So popular it spawned an equally popular and still fondly remembered Saturday morning cartoon series and a breakfast cereal, the original Ghostbusters has earned its place as one of the forever-favorites from the eighties. The paranormal comedy featuring the giant Stay Puft Marshmallow Man and Bill Murray in one of his most memorable roles earned praise from critics and moviegoers alike in 1984. However, this wasn't the case with the 1989 sequel – which got some love from fans, but not critics.

Notice 1984 is the year from the eighties represented the most on this list, and for good reason, too! It's the same year that spawned the box office hits Karate Kid, the original Terminator, and Footloose.

5. Raiders of the Lost Ark

Box Office: $242.4 million

Inspired by popular serialized films from the early 20th century, Raiders of the Lost Ark was a breath of fresh air when it came along in 1981. The action-packed film introduced us to Harrison Ford as a Fedora-wearing archaeologist in a post-Star Wars role that proved to be just as iconic and endearing. Created in the mind of George Lucas and directed by Steven Spielberg, the movie is known for its perfect blend of humor and action.

4. Batman

Box Office: $251.2 million

The final year of the 1980s produced another box office smash that still appeals to fans of the Batman franchise today. This 1989 gem boasts an exceptional cast, with Michael Keaton playing Bruce Wayne/Batman, Jack Nicholson as the Joker, and Kim Basinger as Vicki Vale. The film is noted for its darker tone, which is no surprise since Tim Burton directed it.

3. The Empire Strikes Back

Box Office: $290.2 million

The source of one of the most misquoted quotes of all time (Dark Vader actually says "I am your father" with no Luke in front of it), The Empire Strikes Back was the highly anticipated follow-up to the 1977 film that launched the Star Wars franchise. The storyline of this 1980 film remains very well-known today, so need to recap. On a side note, it's actually the fifth film if you go chronically within the Star Wars timeline.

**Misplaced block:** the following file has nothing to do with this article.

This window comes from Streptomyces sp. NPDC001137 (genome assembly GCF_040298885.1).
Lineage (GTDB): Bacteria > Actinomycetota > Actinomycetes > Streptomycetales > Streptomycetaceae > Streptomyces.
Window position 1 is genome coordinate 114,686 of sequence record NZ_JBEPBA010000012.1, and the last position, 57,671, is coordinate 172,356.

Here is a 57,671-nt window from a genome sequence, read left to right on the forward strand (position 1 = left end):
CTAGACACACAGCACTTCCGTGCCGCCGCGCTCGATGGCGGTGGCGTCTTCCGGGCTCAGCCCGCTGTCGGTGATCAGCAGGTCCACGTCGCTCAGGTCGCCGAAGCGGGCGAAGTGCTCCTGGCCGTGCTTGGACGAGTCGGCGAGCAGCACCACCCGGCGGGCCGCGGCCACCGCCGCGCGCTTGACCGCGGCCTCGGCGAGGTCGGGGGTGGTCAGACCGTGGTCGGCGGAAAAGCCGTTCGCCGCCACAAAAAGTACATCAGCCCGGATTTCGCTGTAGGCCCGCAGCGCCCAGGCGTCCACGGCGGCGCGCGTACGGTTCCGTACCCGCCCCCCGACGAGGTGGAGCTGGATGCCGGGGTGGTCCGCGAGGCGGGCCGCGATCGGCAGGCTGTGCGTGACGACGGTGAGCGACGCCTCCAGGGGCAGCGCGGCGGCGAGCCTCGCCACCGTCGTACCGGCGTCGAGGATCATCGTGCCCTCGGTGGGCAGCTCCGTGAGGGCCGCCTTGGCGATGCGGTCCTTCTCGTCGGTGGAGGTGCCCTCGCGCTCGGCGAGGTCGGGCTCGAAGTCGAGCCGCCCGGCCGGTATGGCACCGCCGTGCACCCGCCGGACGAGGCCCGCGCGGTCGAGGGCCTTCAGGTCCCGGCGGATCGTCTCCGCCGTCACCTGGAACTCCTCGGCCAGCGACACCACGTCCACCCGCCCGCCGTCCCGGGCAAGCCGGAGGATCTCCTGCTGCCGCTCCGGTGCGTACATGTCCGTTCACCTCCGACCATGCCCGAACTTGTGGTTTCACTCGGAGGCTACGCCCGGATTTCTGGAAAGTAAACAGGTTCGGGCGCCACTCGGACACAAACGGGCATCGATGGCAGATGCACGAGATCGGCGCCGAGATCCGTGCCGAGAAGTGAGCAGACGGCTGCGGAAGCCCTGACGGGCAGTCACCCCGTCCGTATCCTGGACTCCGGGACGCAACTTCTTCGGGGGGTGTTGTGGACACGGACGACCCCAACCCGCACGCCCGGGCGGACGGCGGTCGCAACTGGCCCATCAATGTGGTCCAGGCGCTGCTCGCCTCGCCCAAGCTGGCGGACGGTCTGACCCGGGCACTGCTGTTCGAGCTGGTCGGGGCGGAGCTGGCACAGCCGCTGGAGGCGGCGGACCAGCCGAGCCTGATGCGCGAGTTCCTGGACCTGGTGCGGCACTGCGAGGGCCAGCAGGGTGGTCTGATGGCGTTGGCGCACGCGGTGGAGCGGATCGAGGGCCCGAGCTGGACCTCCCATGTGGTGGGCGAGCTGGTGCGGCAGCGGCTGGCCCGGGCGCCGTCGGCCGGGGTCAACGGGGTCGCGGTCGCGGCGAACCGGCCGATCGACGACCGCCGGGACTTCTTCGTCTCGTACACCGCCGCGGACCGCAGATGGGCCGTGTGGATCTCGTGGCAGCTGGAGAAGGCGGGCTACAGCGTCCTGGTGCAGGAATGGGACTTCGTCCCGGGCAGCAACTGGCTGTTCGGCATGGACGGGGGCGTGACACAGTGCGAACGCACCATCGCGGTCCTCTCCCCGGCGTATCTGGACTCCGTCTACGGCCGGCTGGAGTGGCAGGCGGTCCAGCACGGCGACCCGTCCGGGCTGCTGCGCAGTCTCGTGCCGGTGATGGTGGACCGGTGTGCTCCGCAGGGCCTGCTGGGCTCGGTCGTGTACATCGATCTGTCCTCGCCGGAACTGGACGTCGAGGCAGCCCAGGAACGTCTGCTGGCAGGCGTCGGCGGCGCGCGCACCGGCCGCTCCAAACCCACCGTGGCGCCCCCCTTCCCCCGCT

2. Return of the Jedi

Box Office: $309.1 million

Moviegoers once again flocked to more tales from a galaxy far, far away in 1982 when the third Star Wars movie, and sixth chronologically in the Star Wars universe, came out in 1982. Highlights of what is still one of the rare sequels of a sequel that outdid its predecessor include the debut of galaxy gangster Jabba the Hutt and a tribe of primitive creatures known as Ewoks.

1. E.T. The Extra-Terrestrial

Box Office: $399.8 million

Fans of the lovable visitor from another world are still glad E.T. spent some time on this particular planet before phoning home. Released in June of 1982 and still packing in theaters around Christmastime that same year, E.T. The Extra-Terrestrial easily won over the hearts of fans around the globe. So, it should come as no surprise that it's perched at the top of the heap on this rundown of the top ten highest grossing movies from the eighties. When the movie was released on home video in 1988 it generated even more attention, and an estimated $150 million in VHS sales in the U.S. and Canada alone.